I will not waste chalk.
I will not skateboard in the halls.
I will not burp in class.
As the cable network FXX begins its historic Simpsons marathon today, fans will get a chance to re-live every instance, from hundreds of title sequences, in which Bart detailed his mischievous misdeeds on the fourth grade classroom blackboard.
He's been doing it since 1989 — writing lines in penance for everything from flatulence to selling land in Florida. With each new episode, though, Bart is back at school. The slate has been wiped clean.
It's a great running gag — one fans have been looking forward to each week for a quarter century. But the joke belies a fact about our real world that is anything but funny:
We all know how many students drop out of high school each year.
Every state produces an annual report detailing graduation and dropout rates for high schoolers.
But what about students who drop out before then?
In California, a state law passed in 2009 required the state office of education to publish a middle-school dropout rate. But the state office never has, according to the Hechinger Report.
Usually, NoDropouts doesn’t celebrate celebrities who have dropped out of high school and then made it big. Those are a one in a billion chance of happening, and students shouldn’t be encouraged to drop out of school with the hopes of striking it rich one day.
However, Katy Perry, who dropped out as a freshman, is working to give back to educators through her “Make Roar Happen” initiative. She has teamed up with Staples to fund $1 million in educational projects across the country based on posts to DonorsChoose.org, according to Inquisitr.
Predicting whether a student will drop out can be difficult, and many of the factors affecting that decision are not easily addressed by educators — poverty, health, crime and homelessness.
However, Chicago educators are looking at one factor to help students stay on the path to graduation: ninth-grade performance.
“That one indicator was more predictive of who would graduate than anything else,” Elaine Allensworth, Director of the University of Chicago Consortium on Chicago School Research, told the Education Writers Association.
As students are getting ready to go back to school, it’s important not to forget the thousands of teens who won’t be joining their peers.
In a heartfelt and informative op-ed on CNN, Alma J. Powell, chairwoman of the board of directors for America’s Promise Alliance, emphasized the importance of not forgetting students who have left school.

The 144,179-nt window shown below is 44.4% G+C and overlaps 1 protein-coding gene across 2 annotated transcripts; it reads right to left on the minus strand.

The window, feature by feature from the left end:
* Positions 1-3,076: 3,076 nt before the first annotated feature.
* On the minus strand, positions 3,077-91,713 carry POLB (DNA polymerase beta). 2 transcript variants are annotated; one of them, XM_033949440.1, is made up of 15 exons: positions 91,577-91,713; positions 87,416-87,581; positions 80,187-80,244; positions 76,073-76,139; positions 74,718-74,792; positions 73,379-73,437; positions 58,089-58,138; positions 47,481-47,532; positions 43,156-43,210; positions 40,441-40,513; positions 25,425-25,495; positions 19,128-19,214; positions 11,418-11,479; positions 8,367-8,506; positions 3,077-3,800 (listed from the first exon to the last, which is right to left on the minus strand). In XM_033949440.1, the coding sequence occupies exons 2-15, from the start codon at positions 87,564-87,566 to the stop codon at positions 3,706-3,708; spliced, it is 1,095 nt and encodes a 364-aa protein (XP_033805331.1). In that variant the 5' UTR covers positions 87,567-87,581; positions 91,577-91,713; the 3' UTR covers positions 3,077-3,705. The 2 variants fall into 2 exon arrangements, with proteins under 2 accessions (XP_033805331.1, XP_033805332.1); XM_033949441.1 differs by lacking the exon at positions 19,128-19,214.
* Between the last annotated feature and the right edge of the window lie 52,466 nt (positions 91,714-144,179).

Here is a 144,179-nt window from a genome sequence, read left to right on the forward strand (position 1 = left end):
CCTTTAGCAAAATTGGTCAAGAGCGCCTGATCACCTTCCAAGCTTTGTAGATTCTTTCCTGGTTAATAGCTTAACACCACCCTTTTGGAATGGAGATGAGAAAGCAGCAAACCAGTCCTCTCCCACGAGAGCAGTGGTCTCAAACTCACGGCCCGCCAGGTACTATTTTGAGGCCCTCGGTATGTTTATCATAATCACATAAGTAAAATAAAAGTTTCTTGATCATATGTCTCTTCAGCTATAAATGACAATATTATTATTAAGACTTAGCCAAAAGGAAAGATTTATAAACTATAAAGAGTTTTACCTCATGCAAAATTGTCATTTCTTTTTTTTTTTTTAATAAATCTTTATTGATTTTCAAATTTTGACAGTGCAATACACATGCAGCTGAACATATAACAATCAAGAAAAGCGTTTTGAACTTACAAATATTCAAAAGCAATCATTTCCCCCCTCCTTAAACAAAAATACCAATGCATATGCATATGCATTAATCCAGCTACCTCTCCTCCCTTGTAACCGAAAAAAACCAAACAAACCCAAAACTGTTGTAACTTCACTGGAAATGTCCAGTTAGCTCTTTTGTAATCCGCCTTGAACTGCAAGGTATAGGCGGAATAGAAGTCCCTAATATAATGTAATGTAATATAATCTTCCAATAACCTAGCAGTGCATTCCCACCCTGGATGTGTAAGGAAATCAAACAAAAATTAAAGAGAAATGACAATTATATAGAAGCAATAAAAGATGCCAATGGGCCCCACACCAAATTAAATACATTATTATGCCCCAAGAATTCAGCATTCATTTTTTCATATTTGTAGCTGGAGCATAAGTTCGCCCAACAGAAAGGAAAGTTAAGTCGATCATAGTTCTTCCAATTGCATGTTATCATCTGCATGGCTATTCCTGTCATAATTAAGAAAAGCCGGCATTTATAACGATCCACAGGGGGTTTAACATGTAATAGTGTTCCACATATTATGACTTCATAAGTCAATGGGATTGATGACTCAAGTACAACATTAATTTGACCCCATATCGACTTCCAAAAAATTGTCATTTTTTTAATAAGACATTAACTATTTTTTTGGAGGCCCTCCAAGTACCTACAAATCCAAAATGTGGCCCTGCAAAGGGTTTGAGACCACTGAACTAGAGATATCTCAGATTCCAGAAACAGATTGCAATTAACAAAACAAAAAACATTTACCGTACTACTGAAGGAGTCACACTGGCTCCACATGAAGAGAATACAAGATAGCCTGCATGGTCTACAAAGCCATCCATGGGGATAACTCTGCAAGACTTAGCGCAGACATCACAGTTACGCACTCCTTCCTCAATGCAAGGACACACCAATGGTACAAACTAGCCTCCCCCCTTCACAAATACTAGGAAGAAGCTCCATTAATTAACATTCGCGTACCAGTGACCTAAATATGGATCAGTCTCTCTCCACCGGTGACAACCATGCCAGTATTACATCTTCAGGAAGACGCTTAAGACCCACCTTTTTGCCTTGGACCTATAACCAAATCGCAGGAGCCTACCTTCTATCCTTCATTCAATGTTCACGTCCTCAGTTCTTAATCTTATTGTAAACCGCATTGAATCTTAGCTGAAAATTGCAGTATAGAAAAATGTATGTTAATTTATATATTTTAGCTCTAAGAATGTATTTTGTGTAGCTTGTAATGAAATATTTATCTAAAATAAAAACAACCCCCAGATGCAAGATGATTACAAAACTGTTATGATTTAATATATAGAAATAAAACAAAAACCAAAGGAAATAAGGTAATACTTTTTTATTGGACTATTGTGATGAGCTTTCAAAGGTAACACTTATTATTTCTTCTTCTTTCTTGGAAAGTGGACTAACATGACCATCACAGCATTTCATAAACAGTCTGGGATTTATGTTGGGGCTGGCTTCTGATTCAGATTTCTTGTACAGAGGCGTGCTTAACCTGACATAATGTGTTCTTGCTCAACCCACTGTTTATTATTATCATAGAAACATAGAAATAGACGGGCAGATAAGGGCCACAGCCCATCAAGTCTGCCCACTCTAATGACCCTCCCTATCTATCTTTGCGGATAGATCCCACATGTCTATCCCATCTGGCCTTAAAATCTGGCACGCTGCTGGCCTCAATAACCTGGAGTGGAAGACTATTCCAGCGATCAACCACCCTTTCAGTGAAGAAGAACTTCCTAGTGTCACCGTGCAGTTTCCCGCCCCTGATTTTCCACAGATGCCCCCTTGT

What if we looked at at-risk students as leaders?
It's a simple yet radical approach that has worked in schools Jason Towne, author of "Conversations with America's Best Teachers," has visited.
In one visit to a Florida high school, Towne talked to school leaders who had students who wouldn't attend counseling, or who would shut down when they did, according to a commentary in Education Week. Towne suggested finding 100 at-risk students and invite them to a leadership seminar, where they would meet in small groups and share their stories.
A nonprofit is helping address the dropout crisis in the Jamaica neighborhood of Queens in New York City through art.
Groundswell has hired a group of about 15 young artists aged 14 to 24 to paint a mural at PS/IS 116 William C. Hughley addressing the crippling dropout rates in Jamaica. There, Jamaica High School was closed recently because it had a graduation rate of about 50 percent for the last decade, according to an article on DNAInfo.com.
A school district in Mississippi is turning to the community to help students stay on track to graduation.
The “Goal ’17” program in the Natchez-Adams School District partners adults with ninth graders and asks the two to keep up a mentoring relationship all the way through graduation day.
A New Mexico program is using peer networking to reach out to dropouts.
The Engage Santa Fe program, hosted by Santa Fe Public Schools, asks teens such as Santa Fe High School recent graduate Udell Calzadillas, 18, and Valeria Alvarado, a 19-year-old University of Mexico student, to talk with dropouts ages 16-21 about coming back to school, according to the Santa Fe New Mexican.
The Kentucky Department of Education is offering school districts $10,000 grants to work on dropout prevention.
The grants are a great idea, and they come with the stipulation that 75 percent of the money must be spent on programs in elementary and middle school, and the rest can be used on high school programs. The emphasis on early intervention is a smart move, according to an article on WLWT Channel 5.